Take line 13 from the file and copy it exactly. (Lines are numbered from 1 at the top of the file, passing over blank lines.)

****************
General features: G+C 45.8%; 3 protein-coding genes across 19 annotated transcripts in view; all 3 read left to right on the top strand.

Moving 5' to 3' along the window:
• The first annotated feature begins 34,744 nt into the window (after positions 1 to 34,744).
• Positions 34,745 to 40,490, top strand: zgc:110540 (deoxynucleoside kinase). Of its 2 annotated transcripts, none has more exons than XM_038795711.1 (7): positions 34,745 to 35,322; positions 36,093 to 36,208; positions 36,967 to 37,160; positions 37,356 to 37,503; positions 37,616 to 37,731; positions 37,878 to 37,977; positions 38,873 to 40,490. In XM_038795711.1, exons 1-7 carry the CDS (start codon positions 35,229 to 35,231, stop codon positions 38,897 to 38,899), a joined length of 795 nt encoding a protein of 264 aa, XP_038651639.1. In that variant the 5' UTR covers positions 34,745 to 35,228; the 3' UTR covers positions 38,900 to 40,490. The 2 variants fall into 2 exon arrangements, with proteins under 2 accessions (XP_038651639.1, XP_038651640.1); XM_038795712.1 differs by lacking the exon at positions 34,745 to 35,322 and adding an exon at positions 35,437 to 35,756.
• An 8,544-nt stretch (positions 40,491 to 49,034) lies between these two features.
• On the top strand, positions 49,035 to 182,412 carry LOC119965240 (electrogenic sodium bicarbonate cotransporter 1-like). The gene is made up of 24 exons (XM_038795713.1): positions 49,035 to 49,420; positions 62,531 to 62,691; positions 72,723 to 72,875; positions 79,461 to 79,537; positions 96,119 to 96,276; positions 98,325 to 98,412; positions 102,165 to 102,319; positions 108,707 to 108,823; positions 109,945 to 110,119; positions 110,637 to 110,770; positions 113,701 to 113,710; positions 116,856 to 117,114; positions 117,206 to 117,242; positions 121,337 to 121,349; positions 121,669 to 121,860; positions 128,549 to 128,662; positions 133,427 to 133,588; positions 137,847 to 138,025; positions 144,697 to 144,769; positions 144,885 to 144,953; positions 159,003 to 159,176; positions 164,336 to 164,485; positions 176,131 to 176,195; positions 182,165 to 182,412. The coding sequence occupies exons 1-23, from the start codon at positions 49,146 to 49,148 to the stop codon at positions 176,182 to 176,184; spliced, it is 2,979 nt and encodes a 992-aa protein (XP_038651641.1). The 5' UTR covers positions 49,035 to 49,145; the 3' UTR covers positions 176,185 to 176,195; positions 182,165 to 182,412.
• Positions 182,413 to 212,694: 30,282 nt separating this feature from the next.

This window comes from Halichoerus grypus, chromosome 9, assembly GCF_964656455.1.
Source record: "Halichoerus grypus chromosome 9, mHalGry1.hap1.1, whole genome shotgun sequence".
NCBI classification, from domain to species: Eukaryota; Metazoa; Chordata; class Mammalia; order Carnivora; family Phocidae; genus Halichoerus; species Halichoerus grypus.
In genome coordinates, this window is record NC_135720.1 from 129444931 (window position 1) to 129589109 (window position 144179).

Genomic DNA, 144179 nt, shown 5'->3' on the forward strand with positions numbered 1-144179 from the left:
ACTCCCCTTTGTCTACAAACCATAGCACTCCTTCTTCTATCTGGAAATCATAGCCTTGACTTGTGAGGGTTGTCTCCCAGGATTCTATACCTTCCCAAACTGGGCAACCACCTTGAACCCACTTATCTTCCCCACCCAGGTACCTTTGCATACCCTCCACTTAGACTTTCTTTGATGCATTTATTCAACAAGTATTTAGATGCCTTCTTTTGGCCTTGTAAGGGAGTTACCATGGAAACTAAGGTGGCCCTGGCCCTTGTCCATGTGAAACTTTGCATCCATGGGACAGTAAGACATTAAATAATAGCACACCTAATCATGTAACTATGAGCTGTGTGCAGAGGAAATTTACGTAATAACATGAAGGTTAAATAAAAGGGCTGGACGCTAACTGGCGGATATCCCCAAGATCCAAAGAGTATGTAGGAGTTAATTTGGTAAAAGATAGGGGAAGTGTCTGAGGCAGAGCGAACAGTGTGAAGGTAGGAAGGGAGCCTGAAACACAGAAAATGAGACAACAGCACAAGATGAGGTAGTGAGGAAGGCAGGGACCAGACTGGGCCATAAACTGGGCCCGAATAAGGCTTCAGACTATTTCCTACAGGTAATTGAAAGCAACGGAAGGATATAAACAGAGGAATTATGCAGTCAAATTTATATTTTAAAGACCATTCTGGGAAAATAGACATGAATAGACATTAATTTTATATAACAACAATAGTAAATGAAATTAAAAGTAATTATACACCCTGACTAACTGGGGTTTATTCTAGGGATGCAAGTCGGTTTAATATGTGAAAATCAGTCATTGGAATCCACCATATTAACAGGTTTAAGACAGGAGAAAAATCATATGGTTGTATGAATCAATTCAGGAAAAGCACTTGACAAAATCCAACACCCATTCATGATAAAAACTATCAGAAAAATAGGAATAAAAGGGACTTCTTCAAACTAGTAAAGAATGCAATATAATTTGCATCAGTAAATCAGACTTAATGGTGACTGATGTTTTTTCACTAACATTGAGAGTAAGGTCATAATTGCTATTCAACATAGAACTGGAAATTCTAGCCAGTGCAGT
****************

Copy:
ACTCCCCTTTGTCTACAAACCATAGCACTCCTTCTTCTATCTGGAAATCATAGCCTTGACTTGTGAGGGTTGTCTCCCAGGATTCTATACCTTCCCAAACTGGGCAACCACCTTGAACCCACTTATCTTCCCCACCCAGGTACCTTTGCATACCCTCCACTTAGACTTTCTTTGATGCATTTATTCAACAAGTATTTAGATGCCTTCTTTTGGCCTTGTAAGGGAGTTACCATGGAAACTAAGGTGGCCCTGGCCCTTGTCCATGTGAAACTTTGCATCCATGGGACAGTAAGACATTAAATAATAGCACACCTAATCATGTAACTATGAGCTGTGTGCAGAGGAAATTTACGTAATAACATGAAGGTTAAATAAAAGGGCTGGACGCTAACTGGCGGATATCCCCAAGATCCAAAGAGTATGTAGGAGTTAATTTGGTAAAAGATAGGGGAAGTGTCTGAGGCAGAGCGAACAGTGTGAAGGTAGGAAGGGAGCCTGAAACACAGAAAATGAGACAACAGCACAAGATGAGGTAGTGAGGAAGGCAGGGACCAGACTGGGCCATAAACTGGGCCCGAATAAGGCTTCAGACTATTTCCTACAGGTAATTGAAAGCAACGGAAGGATATAAACAGAGGAATTATGCAGTCAAATTTATATTTTAAAGACCATTCTGGGAAAATAGACATGAATAGACATTAATTTTATATAACAACAATAGTAAATGAAATTAAAAGTAATTATACACCCTGACTAACTGGGGTTTATTCTAGGGATGCAAGTCGGTTTAATATGTGAAAATCAGTCATTGGAATCCACCATATTAACAGGTTTAAGACAGGAGAAAAATCATATGGTTGTATGAATCAATTCAGGAAAAGCACTTGACAAAATCCAACACCCATTCATGATAAAAACTATCAGAAAAATAGGAATAAAAGGGACTTCTTCAAACTAGTAAAGAATGCAATATAATTTGCATCAGTAAATCAGACTTAATGGTGACTGATGTTTTTTCACTAACATTGAGAGTAAGGTCATAATTGCTATTCAACATAGAACTGGAAATTCTAGCCAGTGCAGT